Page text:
IIt’s like a scene right out of an Indiana Jones’ film: a dozen or so men packed away precious 2,000-year-old gold ornaments and jewellery in toilet paper, sealed them in plastic bags, labelled them and signed a piece of paper as witnesses. They then placed them inside six safe boxes that were locked inside an Austrian-built vault at the Arg or the Presidential palace in Kabul. The twelve men were the tawildars — key holders —without whom the vault could not be opened. The vault contained a 2,000-year-old treasure from the Bactrian Empire — a people about whom very little is known — also known as the Bactrian Hoard.
The year was 1989. Afghanistan was at war with the Soviet army and the Kabul Museum, where the treasure was originally kept, had been shelled repeatedly in previous years. The then president of Afghanistan, Mohammad Najibullah Ahmadzai, officially closed down the museum in 1989 and transferred its holdings to three locations. One of those would keep the Bactrian Hoard safe for more than 25 years.
A Russian archaeologist, Vicktor Sarianidi, had discovered the Bactrian Hoard in 1978 in Tillya Tepe or the Mound of Gold, which is located in a province in Northern Afghanistan. He had gone there after hearing rumours of a gold man buried inside a gold coffin and instead came across a 4,000-year-old temple. The temple contained the tombs of five women, one man and about 20,000 pieces of gold ornaments and coins. Archaeologists believe that the gravesite belonged to a nomadic tribe from Bactria who buried their kinsmen there some time in the first century C.E.
Between 1978 and 1979 Victkor Sarianidi and his team transferred their precious find to the Kabul Museum. But a year after the Bactrian Hoard had been discovered, the country broke out into war with Russia and eventually the artefacts in the museum had to be moved to safer places. Many artefacts from the museum were lost, looted or destroyed in the ensuing war.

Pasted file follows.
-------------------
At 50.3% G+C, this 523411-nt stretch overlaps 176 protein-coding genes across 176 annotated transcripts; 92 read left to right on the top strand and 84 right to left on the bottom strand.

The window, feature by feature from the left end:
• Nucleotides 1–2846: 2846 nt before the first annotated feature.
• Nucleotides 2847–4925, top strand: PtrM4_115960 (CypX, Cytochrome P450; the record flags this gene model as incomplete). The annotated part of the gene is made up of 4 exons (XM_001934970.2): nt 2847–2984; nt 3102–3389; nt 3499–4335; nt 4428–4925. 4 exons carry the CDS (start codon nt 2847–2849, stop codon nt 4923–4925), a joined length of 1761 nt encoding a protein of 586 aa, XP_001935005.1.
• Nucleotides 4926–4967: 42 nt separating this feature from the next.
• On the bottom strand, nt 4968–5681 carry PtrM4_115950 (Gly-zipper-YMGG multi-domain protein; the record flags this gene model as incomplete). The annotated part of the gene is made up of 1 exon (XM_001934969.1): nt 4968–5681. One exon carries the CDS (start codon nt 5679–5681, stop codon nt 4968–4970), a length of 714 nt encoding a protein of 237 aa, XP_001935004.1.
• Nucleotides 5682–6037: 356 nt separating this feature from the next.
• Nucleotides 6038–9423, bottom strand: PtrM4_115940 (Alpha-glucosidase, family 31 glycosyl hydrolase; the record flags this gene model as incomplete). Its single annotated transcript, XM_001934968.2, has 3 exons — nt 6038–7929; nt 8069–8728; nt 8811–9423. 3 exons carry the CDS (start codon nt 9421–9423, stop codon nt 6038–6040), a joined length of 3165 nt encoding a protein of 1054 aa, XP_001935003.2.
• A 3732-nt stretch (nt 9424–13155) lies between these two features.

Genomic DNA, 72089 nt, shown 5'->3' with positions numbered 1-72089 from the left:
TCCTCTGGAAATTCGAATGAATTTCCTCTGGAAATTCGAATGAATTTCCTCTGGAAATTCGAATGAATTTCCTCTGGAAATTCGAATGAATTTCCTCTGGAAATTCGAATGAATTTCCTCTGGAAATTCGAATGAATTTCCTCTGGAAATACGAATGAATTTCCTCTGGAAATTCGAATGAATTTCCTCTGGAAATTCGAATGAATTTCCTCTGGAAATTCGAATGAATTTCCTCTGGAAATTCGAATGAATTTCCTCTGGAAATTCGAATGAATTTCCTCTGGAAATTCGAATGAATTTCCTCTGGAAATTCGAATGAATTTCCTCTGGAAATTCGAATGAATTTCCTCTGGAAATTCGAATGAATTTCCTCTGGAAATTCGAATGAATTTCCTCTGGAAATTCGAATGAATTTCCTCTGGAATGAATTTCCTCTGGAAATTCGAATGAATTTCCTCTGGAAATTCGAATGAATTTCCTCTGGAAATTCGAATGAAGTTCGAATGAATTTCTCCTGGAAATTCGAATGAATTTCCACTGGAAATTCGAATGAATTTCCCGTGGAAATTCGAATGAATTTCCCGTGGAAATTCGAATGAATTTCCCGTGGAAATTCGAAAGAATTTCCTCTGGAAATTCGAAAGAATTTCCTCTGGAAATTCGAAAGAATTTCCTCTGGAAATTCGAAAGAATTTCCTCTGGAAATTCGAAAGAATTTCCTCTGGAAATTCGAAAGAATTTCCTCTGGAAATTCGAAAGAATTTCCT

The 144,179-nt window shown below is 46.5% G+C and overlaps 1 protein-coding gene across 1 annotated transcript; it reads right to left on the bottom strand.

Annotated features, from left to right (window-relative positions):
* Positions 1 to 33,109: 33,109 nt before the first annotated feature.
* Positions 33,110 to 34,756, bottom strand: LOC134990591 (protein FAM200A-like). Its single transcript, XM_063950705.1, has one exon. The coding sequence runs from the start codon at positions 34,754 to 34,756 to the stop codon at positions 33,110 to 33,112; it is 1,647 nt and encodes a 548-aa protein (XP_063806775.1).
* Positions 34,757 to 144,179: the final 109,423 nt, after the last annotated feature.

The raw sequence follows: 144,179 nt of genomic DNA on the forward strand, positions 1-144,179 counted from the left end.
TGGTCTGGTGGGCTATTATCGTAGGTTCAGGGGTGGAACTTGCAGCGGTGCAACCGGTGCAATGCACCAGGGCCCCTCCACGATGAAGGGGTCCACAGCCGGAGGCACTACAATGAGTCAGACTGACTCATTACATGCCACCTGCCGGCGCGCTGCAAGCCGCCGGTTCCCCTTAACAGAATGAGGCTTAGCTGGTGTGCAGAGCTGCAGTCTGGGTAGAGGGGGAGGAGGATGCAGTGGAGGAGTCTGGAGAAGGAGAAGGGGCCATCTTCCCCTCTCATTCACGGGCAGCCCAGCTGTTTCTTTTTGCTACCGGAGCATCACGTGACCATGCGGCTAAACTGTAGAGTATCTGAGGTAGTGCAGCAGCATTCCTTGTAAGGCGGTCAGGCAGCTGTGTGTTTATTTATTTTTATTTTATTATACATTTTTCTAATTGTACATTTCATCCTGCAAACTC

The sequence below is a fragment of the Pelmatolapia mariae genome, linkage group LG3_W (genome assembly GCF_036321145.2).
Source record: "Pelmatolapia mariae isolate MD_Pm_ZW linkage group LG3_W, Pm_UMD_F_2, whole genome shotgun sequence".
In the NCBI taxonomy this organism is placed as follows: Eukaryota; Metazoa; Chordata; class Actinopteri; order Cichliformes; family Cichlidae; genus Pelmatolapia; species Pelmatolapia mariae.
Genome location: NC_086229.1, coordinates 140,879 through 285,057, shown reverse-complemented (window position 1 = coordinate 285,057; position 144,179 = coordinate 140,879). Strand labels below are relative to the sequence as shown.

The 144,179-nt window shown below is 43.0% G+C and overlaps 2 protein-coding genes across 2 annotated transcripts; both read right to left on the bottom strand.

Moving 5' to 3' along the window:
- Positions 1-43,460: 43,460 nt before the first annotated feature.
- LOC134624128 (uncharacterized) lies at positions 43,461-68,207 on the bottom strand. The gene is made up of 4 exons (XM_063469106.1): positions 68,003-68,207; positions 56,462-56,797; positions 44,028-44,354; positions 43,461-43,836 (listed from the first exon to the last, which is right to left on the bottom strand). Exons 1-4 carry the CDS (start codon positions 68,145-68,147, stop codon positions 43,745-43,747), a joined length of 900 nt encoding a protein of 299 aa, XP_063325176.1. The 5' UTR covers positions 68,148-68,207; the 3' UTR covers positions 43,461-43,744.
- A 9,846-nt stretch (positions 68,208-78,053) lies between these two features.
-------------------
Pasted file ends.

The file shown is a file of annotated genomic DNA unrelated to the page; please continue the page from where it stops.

Eventually, the Bactrian Hoard was believed to have been lost forever. Many theories circulated regarding what had happened to the treasure. One was that it had been melted down or sold in the black market. Another was that it had been smuggled to Moscow. There was even a theory that stated that the Taliban tried blowing up the vault where the Hoard was stored before American forces attacked Afghanistan in 2001.
It was in the August of 2003 — 25 years after the Bactrian Hoard had been discovered and 14 years after it had been secretly locked in a vault at the Arg — that Hamid Karzai’s government announced that the treasure had been found and invited archaeologist Fred Hiebert to validate the hoard. Hiebert carried with him Sarianidi’s original field notes and he along with museum specialist Carla Grissman travelled to Afghanistan to find out whether the Bactrian Hoard really did exist as they were told. They were not going to be disappointed.
There was a problem though — the tawildars who were needed to open the vaults were missing and no one knew where they were. “Only 13 to 20 people knew about the treasure and as fighting between different groups got worse we decided not to tell anyone about it,” Omara Khan Masoudi, who was one of the original tawildars and is now the director of the National Museum in Kabul, said in an interview, “When the Mujahideen took power, some went to Pakistan, some went to Iran and some were killed. Only a few of us remained in Kabul.” Faced with the challenge, Karzai appointed a judge as a substitute tawildar and the vault was opened.
Soon after the perfectly preserved gold was verified arguments broke out over who would get it first. It was decided that the Hoard would be exhibited in various countries in Europe and in the United States.
“The story of the hidden treasure is like the story of Afghanistan,” said Said Tayeb Jawed, who was then the Afghan ambassador to the United States, when the Bactrian Hoard went on display at the Metropolitan Museum of Art in New York. “It’s about precious culture and traditions covered by the ashes of war and neglect. You don’t know what remains under the ashes, and when you see the glitter of gold, you almost can’t believe it.”
The Bactrian Hoard is important because it enables archaeologists to understand the time that passed between the decline of the Greco-Bactrian Empire and the rise of the Kushan Empire in the region. There are very few known archaeological finds from this era. The Bactrian Hoard is considered to be one of the greatest archaeological finds of the 20th century.